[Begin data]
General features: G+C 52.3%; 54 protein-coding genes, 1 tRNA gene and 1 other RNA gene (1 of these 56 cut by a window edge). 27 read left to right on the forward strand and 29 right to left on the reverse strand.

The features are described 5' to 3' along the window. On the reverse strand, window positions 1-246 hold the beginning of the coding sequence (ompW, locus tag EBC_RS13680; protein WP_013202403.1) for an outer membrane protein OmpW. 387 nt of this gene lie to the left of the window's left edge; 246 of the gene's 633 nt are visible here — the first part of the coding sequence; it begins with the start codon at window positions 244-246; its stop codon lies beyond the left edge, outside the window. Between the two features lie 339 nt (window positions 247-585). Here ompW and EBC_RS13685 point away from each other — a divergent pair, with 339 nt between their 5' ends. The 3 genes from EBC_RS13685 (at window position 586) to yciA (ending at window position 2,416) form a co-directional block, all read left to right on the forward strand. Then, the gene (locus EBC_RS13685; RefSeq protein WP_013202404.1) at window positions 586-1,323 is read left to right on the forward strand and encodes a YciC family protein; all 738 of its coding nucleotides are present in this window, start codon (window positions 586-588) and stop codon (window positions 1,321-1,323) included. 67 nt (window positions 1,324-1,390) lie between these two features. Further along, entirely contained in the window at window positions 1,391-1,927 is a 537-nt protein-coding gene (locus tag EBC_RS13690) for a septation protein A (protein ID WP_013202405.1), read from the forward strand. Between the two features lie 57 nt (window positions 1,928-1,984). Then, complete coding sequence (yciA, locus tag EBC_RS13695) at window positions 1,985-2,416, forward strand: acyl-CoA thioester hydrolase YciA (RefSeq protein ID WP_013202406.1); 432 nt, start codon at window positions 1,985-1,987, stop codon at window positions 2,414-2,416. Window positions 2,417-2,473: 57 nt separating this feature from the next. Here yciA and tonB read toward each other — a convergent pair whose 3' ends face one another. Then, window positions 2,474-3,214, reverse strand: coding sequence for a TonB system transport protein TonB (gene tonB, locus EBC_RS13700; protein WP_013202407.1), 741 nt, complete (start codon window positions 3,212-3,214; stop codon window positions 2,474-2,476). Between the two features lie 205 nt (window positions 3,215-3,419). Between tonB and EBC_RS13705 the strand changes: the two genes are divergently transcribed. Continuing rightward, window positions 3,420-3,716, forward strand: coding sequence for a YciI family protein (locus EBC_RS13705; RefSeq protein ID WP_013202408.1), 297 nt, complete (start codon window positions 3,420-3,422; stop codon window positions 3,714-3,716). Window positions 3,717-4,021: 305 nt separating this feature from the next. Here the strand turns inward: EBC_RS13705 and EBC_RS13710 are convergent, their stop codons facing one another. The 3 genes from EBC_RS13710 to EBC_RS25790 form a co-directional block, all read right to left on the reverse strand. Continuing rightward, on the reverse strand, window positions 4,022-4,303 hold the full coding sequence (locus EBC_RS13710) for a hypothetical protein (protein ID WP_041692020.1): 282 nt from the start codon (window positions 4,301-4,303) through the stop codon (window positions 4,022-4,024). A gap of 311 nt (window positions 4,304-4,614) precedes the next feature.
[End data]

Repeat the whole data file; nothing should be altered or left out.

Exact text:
General features: G+C 52.3%; 54 protein-coding genes, 1 tRNA gene and 1 other RNA gene (1 of these 56 cut by a window edge). 27 read left to right on the forward strand and 29 right to left on the reverse strand.

The features are described 5' to 3' along the window. On the reverse strand, window positions 1-246 hold the beginning of the coding sequence (ompW, locus tag EBC_RS13680; protein WP_013202403.1) for an outer membrane protein OmpW. 387 nt of this gene lie to the left of the window's left edge; 246 of the gene's 633 nt are visible here — the first part of the coding sequence; it begins with the start codon at window positions 244-246; its stop codon lies beyond the left edge, outside the window. Between the two features lie 339 nt (window positions 247-585). Here ompW and EBC_RS13685 point away from each other — a divergent pair, with 339 nt between their 5' ends. The 3 genes from EBC_RS13685 (at window position 586) to yciA (ending at window position 2,416) form a co-directional block, all read left to right on the forward strand. Then, the gene (locus EBC_RS13685; RefSeq protein WP_013202404.1) at window positions 586-1,323 is read left to right on the forward strand and encodes a YciC family protein; all 738 of its coding nucleotides are present in this window, start codon (window positions 586-588) and stop codon (window positions 1,321-1,323) included. 67 nt (window positions 1,324-1,390) lie between these two features. Further along, entirely contained in the window at window positions 1,391-1,927 is a 537-nt protein-coding gene (locus tag EBC_RS13690) for a septation protein A (protein ID WP_013202405.1), read from the forward strand. Between the two features lie 57 nt (window positions 1,928-1,984). Then, complete coding sequence (yciA, locus tag EBC_RS13695) at window positions 1,985-2,416, forward strand: acyl-CoA thioester hydrolase YciA (RefSeq protein ID WP_013202406.1); 432 nt, start codon at window positions 1,985-1,987, stop codon at window positions 2,414-2,416. Window positions 2,417-2,473: 57 nt separating this feature from the next. Here yciA and tonB read toward each other — a convergent pair whose 3' ends face one another. Then, window positions 2,474-3,214, reverse strand: coding sequence for a TonB system transport protein TonB (gene tonB, locus EBC_RS13700; protein WP_013202407.1), 741 nt, complete (start codon window positions 3,212-3,214; stop codon window positions 2,474-2,476). Between the two features lie 205 nt (window positions 3,215-3,419). Between tonB and EBC_RS13705 the strand changes: the two genes are divergently transcribed. Continuing rightward, window positions 3,420-3,716, forward strand: coding sequence for a YciI family protein (locus EBC_RS13705; RefSeq protein ID WP_013202408.1), 297 nt, complete (start codon window positions 3,420-3,422; stop codon window positions 3,714-3,716). Window positions 3,717-4,021: 305 nt separating this feature from the next. Here the strand turns inward: EBC_RS13705 and EBC_RS13710 are convergent, their stop codons facing one another. The 3 genes from EBC_RS13710 to EBC_RS25790 form a co-directional block, all read right to left on the reverse strand. Continuing rightward, on the reverse strand, window positions 4,022-4,303 hold the full coding sequence (locus EBC_RS13710) for a hypothetical protein (protein ID WP_041692020.1): 282 nt from the start codon (window positions 4,301-4,303) through the stop codon (window positions 4,022-4,024). A gap of 311 nt (window positions 4,304-4,614) precedes the next feature.